I had tons of questions, so instead of just sitting back, I decided to find some answers.  I began by researching out flight schools and found out the college I was attending in high school offered an aviation program and it was rated among the best- and better yet, it was much cheaper than the others at its level.  I asked my aviation teacher if I could do it without having perfect vision, and he told me yes!  As long as it was corrected by glasses, contacts, or lasik.  Things felt like they were falling into place for me.  Then came the bigger question- are there women out there that do this?  His answer again was yes!  Though women weren't as common in this industry, they could in fact do it.

Now that all those questions were answered it was time to actually step foot on a plane to see if I would even like it.  For my 18th birthday my parents bought me a round trip ticket on Frontier Airlines from SLC to DFW to visit my grandpa.  Navigating an airport for the first time seemed a bit confusing, but I found my way through security and to the gate hours before my flight was to leave.  I was so excited that the time seemed to draw on and on.  After a century or so, the flight finally began boarding.  I found my seat next to the cutest old lady and got settled in.

The flight attendants began their safety briefing and I was all ears.. how come nobody else seemed to be paying attention?  I guess I'll be the only one that knows what to do in an emergency.  And yes, I did read the entire safety briefing guide and knew exactly which emergency exit I would use if I needed to.

I thought I had died and gone to heaven when that plane began rolling down the runway... and when those wings finally developed enough lift to get that plane off the ground, it was the best feeling I'd ever experienced up to that point.  It was incredible!  This is what I was born to do; If I could feel this every day for the rest of my life, I would be happy.  I remember the flight being a bit bumpy out of SLC (when is it ever smooth flying out of that airport?), and the lady next to me white-knuckling the arm rest.  What was she so nervous for?  It was just a few bumps and we were flying through clouds, this was awesome, not scary.  I was on an aviation high and I never wanted to come down.

When we made it to DFW (which felt like a 2 minute flight for me), my grandpa was there to pick me up.  I had only met him one time before this, but I liked him instantly.  He is an older version of my dad with the same silly sense of humor.  He calls Walmart 'Wally-World', and when we went there he let me pick out whatever I wanted to eat- what a treat!

My grandpa had gotten his pilot's license later on in his life, and he offered to take me up- not once, but twice!  I was the luckiest girl in the world.  The first time in the plane I was so excited I could hardly contain myself.  He showed me how to do a preflight inspection, how to use the checklists, and then he even let me taxi for a bit. I was all over the place on the taxiway, but it was awesome.  I knew I would get better at it.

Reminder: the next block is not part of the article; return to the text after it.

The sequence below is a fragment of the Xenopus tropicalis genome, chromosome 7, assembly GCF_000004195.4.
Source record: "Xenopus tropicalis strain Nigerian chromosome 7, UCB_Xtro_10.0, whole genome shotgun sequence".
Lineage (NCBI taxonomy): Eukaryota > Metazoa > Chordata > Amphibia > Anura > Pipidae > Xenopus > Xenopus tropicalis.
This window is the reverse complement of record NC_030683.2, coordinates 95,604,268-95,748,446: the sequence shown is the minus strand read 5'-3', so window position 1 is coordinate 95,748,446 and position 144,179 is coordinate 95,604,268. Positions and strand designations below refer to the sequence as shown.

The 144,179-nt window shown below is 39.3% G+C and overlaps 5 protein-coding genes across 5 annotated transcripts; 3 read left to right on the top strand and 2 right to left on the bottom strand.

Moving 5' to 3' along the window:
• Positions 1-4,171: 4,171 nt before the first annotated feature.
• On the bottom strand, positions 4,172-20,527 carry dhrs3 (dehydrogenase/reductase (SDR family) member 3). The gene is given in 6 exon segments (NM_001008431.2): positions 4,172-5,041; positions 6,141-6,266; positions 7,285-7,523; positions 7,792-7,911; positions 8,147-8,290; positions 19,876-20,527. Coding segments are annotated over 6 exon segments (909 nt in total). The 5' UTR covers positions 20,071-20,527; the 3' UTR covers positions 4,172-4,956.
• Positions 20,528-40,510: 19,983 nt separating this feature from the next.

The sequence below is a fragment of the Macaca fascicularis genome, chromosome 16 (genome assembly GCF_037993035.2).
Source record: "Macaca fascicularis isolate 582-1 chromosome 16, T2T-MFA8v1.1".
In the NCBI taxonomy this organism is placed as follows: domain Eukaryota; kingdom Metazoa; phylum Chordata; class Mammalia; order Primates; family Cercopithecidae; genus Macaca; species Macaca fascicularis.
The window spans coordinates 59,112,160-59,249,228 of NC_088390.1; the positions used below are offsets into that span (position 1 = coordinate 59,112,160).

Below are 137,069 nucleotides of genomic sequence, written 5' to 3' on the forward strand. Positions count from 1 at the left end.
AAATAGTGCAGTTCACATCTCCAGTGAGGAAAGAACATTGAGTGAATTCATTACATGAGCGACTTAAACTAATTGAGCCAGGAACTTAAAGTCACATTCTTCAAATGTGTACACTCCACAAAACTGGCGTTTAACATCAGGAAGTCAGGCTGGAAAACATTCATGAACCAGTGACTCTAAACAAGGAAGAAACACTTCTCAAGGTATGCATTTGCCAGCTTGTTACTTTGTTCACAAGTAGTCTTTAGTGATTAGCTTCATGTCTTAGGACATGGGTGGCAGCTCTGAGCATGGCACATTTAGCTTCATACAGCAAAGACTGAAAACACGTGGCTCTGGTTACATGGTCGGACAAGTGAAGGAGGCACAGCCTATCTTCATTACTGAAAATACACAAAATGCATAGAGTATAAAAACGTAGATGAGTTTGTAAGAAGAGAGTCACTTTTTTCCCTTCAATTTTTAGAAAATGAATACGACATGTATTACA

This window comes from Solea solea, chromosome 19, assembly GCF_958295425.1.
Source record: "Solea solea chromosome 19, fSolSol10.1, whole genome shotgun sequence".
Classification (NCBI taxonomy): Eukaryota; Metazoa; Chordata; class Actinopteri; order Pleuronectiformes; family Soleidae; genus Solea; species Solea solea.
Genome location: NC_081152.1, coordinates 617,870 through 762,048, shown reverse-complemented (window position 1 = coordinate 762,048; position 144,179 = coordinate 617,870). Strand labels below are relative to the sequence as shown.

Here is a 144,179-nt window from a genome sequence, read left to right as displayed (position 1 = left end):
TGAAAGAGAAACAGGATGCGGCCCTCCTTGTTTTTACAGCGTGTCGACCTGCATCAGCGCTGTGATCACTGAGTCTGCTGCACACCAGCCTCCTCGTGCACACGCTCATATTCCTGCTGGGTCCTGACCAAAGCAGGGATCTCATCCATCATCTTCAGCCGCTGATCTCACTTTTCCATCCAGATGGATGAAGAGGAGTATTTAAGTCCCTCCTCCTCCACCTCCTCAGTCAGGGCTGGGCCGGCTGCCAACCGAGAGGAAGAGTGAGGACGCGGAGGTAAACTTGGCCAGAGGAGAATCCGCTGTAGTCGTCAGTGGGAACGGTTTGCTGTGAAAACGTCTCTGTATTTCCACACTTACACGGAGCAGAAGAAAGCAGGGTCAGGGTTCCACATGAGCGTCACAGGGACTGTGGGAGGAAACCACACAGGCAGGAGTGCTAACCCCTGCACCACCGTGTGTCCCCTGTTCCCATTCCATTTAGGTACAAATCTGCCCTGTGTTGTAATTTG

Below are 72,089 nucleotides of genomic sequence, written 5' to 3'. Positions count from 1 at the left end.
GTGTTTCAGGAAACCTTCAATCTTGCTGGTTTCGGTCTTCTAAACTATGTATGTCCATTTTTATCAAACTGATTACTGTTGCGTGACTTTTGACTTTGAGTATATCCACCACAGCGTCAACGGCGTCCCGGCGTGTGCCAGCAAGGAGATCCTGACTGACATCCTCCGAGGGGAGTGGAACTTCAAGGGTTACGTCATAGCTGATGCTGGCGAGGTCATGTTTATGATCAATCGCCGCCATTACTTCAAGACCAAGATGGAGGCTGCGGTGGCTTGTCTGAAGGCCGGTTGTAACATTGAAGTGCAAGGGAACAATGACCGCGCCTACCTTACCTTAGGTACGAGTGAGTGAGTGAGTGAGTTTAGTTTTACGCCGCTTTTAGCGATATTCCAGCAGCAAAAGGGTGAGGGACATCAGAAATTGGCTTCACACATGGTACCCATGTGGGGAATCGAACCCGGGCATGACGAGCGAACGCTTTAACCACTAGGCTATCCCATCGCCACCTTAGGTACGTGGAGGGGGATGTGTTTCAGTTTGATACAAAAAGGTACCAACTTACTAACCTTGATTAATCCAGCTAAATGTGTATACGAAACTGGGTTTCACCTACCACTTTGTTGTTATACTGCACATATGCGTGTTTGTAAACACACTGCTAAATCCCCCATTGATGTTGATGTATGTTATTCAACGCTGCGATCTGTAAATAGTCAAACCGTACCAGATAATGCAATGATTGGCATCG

The feeling I got when we first took flight in that little Cessna was one I will never forget.  To see the ground get further and further away was incredible.  We were flying through invisible air- life doesn't get more amazing than that.  I thought my grandpa was trying to kill us when he showed me a stall, but his recovery was flawless, so I lived to tell.  And the steep turns- I loved the steep turns; I felt like we were defying gravity.

I don't remember exactly what we did on each flight, but I remember that I had found my purpose in life- I was going to be a pilot!  My time with my grandpa went by way too quickly; after a short few days I was on my way back home.  But I had a purpose now, I had a passion, and I was going to do everything it took to get my pilot's license.

That was 12 years ago, and I am happy to say that since then I have earned my Private, Instrument Commercial with Single and Multi-Engine privileges, my CFI, CFII, MEI, Gold Seal, Ground Instructor- Advanced and Instrument, and most recently, my ATP.  Being a pilot has been such a great career so far and I am excited to see what the future holds for me.

If you are thinking about becoming a pilot, research it out, find answers to your questions, and make sure it is what you want to do.  If the answer is YES, then start doing something about it.  Nobody can do it for you- you have to do it for yourself.  But I am telling you that it will be worth it!  Please let me know if you have any questions by emailing me at  You can also find me on Facebook,, or instragram @trendyprivatepilots and @trendypilots.  Or you can just go to and find links to all of that in one place.  Happy flying!